“What was it that makes a movie a one or two star”, I asked my just acquainted seat mate. We were sitting in the front row of the Portland International Film Festival, so I could see the subtitles with no interfering head.   “Where is this going?” she answered about the movie plot, not my line of questioning.

There are languorous scenes of street corners or landscape vistas that aren’t emotive, neither gorgeous nor depressing. Apparently the director wants you to become used to their essential commonality, their ordinariness as if that builds tension or sets us up for surprise.  But then it doesn’t. There are no surprises.  What is planned as extraordinary seems a dull comma in an indecipherable paragraph.  Nothing happens.  And we’re returned to the ordinary.  If the theme was boredom or anomie it succeeded. But I don’t appreciate art enough to be impressed with a depiction of the lower levels of joi d’vivre that humanity faces.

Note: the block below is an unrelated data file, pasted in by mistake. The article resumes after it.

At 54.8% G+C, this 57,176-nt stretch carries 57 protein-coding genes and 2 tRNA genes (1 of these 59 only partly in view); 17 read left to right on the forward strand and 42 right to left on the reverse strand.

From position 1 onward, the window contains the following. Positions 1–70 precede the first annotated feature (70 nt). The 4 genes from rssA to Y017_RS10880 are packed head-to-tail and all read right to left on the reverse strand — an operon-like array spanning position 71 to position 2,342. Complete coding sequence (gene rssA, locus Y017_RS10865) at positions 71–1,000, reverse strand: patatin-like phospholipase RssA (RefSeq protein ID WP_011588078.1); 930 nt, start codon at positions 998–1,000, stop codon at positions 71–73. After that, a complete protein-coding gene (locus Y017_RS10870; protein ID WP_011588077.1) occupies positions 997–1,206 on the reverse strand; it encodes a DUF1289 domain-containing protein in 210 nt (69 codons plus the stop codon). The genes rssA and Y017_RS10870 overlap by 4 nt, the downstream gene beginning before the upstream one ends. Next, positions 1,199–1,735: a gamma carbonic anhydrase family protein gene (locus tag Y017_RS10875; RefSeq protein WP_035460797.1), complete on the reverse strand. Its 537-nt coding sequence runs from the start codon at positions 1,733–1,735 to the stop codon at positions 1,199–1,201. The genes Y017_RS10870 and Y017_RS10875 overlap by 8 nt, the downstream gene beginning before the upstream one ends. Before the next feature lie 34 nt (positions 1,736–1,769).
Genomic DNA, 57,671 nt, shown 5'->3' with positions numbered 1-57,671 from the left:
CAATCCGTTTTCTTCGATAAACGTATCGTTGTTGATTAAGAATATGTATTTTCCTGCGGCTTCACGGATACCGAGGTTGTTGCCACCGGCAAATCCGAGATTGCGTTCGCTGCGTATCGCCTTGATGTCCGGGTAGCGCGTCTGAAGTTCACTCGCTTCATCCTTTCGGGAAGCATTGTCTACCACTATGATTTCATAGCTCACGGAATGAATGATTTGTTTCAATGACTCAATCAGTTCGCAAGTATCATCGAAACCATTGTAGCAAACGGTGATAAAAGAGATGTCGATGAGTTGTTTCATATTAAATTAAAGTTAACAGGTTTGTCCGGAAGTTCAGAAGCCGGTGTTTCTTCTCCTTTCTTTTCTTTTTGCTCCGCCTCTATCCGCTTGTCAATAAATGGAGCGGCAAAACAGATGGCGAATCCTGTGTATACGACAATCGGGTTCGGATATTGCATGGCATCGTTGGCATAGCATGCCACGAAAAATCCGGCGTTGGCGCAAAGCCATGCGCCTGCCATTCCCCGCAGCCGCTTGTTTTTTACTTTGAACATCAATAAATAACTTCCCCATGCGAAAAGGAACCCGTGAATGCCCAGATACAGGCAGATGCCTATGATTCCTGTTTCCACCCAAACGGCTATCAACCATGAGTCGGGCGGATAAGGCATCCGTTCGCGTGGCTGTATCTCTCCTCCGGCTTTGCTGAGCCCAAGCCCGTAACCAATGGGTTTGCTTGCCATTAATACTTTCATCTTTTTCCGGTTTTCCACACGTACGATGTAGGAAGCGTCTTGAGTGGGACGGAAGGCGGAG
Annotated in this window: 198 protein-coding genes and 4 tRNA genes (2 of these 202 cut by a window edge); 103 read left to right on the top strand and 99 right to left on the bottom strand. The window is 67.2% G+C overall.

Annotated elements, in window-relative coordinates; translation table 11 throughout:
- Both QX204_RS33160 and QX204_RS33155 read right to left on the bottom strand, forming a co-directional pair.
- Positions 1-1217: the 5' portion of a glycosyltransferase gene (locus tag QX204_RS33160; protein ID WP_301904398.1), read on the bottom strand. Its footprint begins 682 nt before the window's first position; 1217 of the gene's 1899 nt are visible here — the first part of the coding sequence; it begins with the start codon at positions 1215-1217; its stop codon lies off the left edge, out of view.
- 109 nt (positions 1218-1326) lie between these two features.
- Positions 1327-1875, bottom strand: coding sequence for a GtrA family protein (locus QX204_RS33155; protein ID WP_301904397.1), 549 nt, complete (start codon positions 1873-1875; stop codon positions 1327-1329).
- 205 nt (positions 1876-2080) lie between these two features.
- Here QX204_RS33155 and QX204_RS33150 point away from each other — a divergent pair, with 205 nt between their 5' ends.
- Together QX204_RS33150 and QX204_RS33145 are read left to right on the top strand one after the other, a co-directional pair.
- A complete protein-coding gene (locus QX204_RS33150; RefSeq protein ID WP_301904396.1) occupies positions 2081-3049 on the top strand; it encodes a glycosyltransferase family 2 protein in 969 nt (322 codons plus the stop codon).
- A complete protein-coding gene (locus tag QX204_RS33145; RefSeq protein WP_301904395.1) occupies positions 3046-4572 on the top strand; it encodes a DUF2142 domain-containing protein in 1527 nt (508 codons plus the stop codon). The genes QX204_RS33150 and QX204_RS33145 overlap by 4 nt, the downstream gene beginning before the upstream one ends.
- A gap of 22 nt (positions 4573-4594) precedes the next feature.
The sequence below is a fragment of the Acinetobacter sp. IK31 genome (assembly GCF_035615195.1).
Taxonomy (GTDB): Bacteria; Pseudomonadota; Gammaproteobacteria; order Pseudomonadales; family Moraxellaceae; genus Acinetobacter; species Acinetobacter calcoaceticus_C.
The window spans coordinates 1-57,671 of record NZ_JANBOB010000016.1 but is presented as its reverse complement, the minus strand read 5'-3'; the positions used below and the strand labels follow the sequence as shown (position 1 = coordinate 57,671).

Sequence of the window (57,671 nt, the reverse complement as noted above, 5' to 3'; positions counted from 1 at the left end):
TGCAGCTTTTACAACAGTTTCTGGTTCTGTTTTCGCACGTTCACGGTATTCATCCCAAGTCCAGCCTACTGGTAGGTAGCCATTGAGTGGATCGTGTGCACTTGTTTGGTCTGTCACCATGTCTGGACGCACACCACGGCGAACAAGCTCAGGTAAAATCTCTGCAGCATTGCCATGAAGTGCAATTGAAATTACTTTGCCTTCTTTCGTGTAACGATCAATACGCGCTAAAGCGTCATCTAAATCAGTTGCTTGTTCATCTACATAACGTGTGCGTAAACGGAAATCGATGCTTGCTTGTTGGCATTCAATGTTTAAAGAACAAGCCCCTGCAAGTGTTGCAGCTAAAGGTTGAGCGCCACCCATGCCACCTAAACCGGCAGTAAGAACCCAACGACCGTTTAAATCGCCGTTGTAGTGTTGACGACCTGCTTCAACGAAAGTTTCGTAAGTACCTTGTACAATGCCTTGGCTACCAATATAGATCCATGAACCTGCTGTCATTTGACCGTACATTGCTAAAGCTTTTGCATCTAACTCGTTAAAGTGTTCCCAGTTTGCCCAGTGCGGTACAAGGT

And I do appreciate dialog.  Why is it that countries often nominate as their best film of the year for international competition is so completely visual with little use of speech to add meaning? At least a little more music might heighten our imagination rather than the authentic sound effects of daily motors and wind and movement crunching gravel.

One fellow audience tells me that everything in the movie was supposed to be a dream, snatches of something with no plot arc.  No rising or falling of engagement.  Ho hum. Done.

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